What many people in the West view as vile, slimy creatures are, according to Prosek, the world’s most mysterious fish. (Yes, despite often being mistaken for snakes, eels are fish.) They can live for a century, they spend most of their lives in fresh water but must return to sea to spawn, and they can travel up to a quarter of the globe to do that spawning.
In a captivating account, Prosek takes readers though the scientific, cultural and culinary worlds of eels. In the South Pacific, eels figure prominently in creation myths, even being worshipped by some family clans on one small island. While historians still debate whether the Pilgrims ate turkey at their first Thanksgiving, one account from the era indicates that Native Americans taught starving colonists to fish for eels.
Though now largely shunned in the West, the sweet buttery flesh of the eel is highly prized in Asia. Worldwide, freshwater eels bring in billions of dollars and account for about one-eighth of global aquaculture production.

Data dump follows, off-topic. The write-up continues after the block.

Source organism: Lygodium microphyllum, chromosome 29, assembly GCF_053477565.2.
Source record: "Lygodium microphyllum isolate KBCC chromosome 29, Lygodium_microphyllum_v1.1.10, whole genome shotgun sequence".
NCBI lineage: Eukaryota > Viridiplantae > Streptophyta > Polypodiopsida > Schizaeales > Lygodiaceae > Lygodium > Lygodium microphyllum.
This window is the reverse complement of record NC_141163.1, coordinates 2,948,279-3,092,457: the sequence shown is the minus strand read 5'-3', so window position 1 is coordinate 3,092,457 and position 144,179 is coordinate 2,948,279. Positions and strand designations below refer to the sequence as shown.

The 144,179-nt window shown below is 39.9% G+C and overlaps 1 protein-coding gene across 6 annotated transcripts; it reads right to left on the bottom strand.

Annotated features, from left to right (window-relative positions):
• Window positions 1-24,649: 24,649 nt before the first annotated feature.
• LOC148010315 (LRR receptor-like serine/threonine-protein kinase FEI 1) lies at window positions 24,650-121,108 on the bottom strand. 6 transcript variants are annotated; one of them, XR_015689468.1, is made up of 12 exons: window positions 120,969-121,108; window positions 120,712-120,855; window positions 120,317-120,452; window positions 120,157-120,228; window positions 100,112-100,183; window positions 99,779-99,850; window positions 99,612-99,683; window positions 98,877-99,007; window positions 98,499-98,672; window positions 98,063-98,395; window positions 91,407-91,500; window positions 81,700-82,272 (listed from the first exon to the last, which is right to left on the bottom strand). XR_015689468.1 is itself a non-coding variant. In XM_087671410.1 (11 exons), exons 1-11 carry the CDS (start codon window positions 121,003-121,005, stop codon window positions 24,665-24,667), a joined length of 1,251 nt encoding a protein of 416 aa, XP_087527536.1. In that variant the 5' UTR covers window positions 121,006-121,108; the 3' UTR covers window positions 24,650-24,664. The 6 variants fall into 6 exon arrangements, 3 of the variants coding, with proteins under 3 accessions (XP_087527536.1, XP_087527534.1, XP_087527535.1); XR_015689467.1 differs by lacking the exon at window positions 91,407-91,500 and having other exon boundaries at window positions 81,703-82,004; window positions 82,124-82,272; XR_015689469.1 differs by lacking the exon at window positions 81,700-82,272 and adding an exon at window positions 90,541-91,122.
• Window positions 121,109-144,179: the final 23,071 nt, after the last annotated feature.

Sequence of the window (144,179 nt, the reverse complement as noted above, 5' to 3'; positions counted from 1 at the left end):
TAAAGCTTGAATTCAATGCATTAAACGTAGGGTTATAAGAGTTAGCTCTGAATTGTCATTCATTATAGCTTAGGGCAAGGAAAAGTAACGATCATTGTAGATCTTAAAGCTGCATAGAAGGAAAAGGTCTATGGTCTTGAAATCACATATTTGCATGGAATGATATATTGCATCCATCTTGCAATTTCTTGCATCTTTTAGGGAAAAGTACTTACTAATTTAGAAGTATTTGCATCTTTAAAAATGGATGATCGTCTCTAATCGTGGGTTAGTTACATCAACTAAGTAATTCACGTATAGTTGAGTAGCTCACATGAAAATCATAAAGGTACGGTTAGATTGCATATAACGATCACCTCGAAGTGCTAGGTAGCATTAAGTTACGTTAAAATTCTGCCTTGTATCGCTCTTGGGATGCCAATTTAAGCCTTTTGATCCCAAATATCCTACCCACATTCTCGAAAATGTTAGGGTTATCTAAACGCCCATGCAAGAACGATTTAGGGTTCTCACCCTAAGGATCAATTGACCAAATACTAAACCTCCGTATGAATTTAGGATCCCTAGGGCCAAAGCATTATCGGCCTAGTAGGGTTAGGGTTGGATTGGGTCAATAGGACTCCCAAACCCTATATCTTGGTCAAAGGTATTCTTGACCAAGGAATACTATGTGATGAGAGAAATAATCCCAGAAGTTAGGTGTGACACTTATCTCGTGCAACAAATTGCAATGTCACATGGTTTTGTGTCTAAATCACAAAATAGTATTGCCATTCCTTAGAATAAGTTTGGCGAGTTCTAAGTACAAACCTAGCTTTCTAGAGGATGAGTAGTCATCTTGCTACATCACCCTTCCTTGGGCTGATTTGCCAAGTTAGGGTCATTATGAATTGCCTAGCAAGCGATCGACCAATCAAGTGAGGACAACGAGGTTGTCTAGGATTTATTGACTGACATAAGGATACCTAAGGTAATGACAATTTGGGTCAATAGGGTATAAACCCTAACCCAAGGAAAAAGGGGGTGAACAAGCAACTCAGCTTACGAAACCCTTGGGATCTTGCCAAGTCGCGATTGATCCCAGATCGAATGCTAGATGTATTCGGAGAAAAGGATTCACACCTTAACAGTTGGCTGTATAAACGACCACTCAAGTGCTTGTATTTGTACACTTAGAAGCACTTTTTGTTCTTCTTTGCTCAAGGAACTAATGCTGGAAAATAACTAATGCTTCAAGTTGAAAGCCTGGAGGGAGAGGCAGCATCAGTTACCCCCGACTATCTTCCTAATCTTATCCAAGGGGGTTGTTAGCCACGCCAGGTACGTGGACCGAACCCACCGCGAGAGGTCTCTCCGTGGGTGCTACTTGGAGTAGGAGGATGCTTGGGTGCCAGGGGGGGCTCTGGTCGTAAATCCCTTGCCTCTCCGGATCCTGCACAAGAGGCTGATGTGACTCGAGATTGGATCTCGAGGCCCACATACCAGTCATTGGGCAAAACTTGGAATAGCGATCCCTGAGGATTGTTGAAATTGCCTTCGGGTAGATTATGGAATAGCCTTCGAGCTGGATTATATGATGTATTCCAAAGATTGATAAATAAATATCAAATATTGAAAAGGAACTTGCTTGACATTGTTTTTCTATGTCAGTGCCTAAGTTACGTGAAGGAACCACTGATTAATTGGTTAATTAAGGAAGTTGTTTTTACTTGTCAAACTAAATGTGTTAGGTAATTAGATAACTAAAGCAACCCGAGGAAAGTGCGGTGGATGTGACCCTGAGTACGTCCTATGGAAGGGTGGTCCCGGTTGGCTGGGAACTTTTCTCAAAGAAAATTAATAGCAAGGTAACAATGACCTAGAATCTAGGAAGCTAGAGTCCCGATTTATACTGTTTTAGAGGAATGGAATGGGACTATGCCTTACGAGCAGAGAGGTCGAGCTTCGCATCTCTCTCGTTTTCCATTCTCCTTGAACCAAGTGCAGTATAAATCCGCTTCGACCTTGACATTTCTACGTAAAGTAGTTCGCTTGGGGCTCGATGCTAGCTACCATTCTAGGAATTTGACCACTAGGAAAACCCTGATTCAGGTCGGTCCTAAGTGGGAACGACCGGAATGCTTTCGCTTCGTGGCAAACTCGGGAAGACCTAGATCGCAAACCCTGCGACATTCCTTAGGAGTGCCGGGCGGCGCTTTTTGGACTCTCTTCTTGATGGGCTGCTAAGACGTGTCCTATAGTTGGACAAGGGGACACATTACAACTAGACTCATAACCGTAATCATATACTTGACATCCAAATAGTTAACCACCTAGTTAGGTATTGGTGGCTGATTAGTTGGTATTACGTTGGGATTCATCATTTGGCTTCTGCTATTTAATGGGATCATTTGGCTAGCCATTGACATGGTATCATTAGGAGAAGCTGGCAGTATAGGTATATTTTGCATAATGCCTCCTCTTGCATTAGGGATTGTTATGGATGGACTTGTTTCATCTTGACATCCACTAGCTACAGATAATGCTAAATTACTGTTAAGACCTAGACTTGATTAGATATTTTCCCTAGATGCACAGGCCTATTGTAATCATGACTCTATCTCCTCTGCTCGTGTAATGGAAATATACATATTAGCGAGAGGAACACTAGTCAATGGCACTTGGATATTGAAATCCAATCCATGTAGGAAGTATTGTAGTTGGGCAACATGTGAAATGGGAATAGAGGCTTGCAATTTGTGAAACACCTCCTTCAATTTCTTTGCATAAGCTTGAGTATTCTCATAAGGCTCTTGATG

In a style more travelog than tome, Prosek also relates stories of people whose lives are intimately entwined with the slithery fish: the Maori of New Zealand who revere eels as guardians, an eccentric New Yorker who traps eels using traditional methods and scientists who troll the seas in search of unknown spawning grounds.
Prosek gives readers a new appreciation for eels, whose populations are dropping precipitously. Besides overfishing, eels face habitat degradation and climate change, but the largest threat may be immense dams that block eels headed upstream to mature or seaward to breed.
Harper, 2010, 304 p., $25.99.
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